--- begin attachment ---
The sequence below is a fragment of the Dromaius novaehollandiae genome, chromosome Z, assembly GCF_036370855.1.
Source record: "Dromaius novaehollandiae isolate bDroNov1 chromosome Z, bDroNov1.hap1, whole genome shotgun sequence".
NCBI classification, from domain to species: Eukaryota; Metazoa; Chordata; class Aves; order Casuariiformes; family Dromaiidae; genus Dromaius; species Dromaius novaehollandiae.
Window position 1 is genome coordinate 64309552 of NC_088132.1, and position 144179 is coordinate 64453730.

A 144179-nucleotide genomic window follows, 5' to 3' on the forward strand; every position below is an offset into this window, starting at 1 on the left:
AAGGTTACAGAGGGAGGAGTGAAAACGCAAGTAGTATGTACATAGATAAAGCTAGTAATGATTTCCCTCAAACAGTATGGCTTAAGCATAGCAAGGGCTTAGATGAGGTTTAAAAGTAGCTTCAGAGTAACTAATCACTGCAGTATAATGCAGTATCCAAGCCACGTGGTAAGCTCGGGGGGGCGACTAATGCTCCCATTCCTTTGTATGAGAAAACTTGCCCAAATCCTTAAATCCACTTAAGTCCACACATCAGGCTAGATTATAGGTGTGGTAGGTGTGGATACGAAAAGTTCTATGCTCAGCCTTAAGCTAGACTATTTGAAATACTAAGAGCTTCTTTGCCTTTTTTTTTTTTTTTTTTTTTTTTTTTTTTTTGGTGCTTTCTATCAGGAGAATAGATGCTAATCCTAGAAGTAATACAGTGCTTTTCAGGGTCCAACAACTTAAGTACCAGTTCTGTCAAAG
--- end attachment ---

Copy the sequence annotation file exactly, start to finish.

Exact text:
The sequence below is a fragment of the Dromaius novaehollandiae genome, chromosome Z, assembly GCF_036370855.1.
Source record: "Dromaius novaehollandiae isolate bDroNov1 chromosome Z, bDroNov1.hap1, whole genome shotgun sequence".
NCBI classification, from domain to species: Eukaryota; Metazoa; Chordata; class Aves; order Casuariiformes; family Dromaiidae; genus Dromaius; species Dromaius novaehollandiae.
Window position 1 is genome coordinate 64309552 of NC_088132.1, and position 144179 is coordinate 64453730.

A 144179-nucleotide genomic window follows, 5' to 3' on the forward strand; every position below is an offset into this window, starting at 1 on the left:
AAGGTTACAGAGGGAGGAGTGAAAACGCAAGTAGTATGTACATAGATAAAGCTAGTAATGATTTCCCTCAAACAGTATGGCTTAAGCATAGCAAGGGCTTAGATGAGGTTTAAAAGTAGCTTCAGAGTAACTAATCACTGCAGTATAATGCAGTATCCAAGCCACGTGGTAAGCTCGGGGGGGCGACTAATGCTCCCATTCCTTTGTATGAGAAAACTTGCCCAAATCCTTAAATCCACTTAAGTCCACACATCAGGCTAGATTATAGGTGTGGTAGGTGTGGATACGAAAAGTTCTATGCTCAGCCTTAAGCTAGACTATTTGAAATACTAAGAGCTTCTTTGCCTTTTTTTTTTTTTTTTTTTTTTTTTTTTTTTTGGTGCTTTCTATCAGGAGAATAGATGCTAATCCTAGAAGTAATACAGTGCTTTTCAGGGTCCAACAACTTAAGTACCAGTTCTGTCAAAG